ICECDogs remains committed to educating the public and to working with stakeholders to improve the lives of dogs, such that no dog is produced (bred), sold, purchased or promoted with an inability to experience good innate health as a consequence of an extreme conformation.  

ICECDogs calls on policy makers and regulators to enforce existing animal welfare legislation, promote public education and support measures such as mandatory permanent identification and mandatory storage of breeding records that can support effective reduction in extreme conformation in dogs.


ICECDogs calls on all stakeholders in dog health and welfare including breeders, breed clubs and national kennel clubs, brokers, buyers, owners, veterinarians, marketers and marketing sites, regulators, influencers, as well as the general public, to recognise and understand the importance and the responsibility of their role in improving the health and welfare of all dogs by not promoting, breeding, selling or purposely acquiring dogs with extreme conformations.

o   Breeders and kennel clubs should take an increasingly evidence-based approach to recognising and acknowledging disorders associated with extreme conformations that are linked to serious health disorders and to actively breed away from such extreme conformations.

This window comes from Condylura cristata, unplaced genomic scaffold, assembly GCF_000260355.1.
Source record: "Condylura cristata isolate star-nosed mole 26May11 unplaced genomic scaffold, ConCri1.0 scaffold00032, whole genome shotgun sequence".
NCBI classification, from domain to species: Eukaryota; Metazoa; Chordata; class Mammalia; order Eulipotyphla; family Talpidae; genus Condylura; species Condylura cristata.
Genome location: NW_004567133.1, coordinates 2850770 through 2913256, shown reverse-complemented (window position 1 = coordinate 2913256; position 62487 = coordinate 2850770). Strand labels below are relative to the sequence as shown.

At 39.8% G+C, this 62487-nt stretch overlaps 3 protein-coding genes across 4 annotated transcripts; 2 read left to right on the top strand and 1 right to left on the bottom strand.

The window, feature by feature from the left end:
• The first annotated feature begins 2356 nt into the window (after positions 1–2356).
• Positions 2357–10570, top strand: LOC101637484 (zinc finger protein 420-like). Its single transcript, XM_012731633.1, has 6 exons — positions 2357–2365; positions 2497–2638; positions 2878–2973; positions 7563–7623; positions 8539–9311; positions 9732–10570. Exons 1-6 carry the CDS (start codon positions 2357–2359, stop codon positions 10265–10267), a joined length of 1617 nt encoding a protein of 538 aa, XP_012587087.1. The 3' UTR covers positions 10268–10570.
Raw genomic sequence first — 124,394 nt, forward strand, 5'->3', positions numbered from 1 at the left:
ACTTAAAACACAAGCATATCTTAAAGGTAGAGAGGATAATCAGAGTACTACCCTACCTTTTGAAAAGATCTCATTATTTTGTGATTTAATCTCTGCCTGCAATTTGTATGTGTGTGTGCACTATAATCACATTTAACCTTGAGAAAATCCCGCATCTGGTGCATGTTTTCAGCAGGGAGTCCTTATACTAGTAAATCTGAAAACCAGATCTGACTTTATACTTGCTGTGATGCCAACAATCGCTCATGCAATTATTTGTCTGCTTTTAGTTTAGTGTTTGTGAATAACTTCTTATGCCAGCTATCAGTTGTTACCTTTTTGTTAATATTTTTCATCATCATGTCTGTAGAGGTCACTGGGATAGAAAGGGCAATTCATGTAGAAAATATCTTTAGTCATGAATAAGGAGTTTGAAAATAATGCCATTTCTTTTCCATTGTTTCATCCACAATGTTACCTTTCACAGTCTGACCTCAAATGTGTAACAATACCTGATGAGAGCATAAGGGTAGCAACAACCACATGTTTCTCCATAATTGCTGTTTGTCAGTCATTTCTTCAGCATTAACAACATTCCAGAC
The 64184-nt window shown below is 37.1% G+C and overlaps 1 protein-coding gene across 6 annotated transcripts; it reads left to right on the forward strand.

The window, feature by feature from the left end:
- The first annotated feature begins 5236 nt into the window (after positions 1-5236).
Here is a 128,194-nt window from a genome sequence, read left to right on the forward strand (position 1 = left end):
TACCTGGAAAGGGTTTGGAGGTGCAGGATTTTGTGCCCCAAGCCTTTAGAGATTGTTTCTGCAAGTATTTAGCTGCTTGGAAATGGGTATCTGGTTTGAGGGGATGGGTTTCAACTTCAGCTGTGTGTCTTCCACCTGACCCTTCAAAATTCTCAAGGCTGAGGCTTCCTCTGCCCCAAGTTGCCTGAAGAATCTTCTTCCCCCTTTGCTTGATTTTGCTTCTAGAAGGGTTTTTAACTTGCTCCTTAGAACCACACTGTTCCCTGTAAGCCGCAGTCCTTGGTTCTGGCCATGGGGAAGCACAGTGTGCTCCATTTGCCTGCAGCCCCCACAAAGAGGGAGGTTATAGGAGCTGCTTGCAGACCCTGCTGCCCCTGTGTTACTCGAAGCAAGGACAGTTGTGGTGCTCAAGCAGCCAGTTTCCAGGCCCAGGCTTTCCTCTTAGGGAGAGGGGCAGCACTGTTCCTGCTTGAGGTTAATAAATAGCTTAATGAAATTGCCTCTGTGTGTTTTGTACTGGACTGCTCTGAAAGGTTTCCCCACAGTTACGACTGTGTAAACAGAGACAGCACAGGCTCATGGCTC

o   The buying/adopting public should educate themselves on what innately healthy conformation looks like and support those breeders effecting welfare-positive change to the conformation of a breed or cross breed.  

We encourage everyone who cares about canine welfare to promote good innate health in dogs by considering issues relating to extreme conformations before taking a final decision on what type of dog to acquire. By understanding the criteria for good innate health and insisting that every dog must meet these innate canine health norms, we can all foster the best possible life for that dog with their owner.

 [1] http://www.ukbwg.org.uk/wp-content/uploads/2022/05/220512-BWG-Innate-health-in-dog-populations.pdf

[2] http://www.ukbwg.org.uk/wp-content/uploads/2022/05/220512-BWG-Innate-Health.pdf




Press Releases

Position Statements

Extreme Conformation

About Us and Our Members


In the News

For more information about the ICECDogs, and to inquire how to become a member, partner organization or member of the expert panel, please contact an ICECDogs board member here.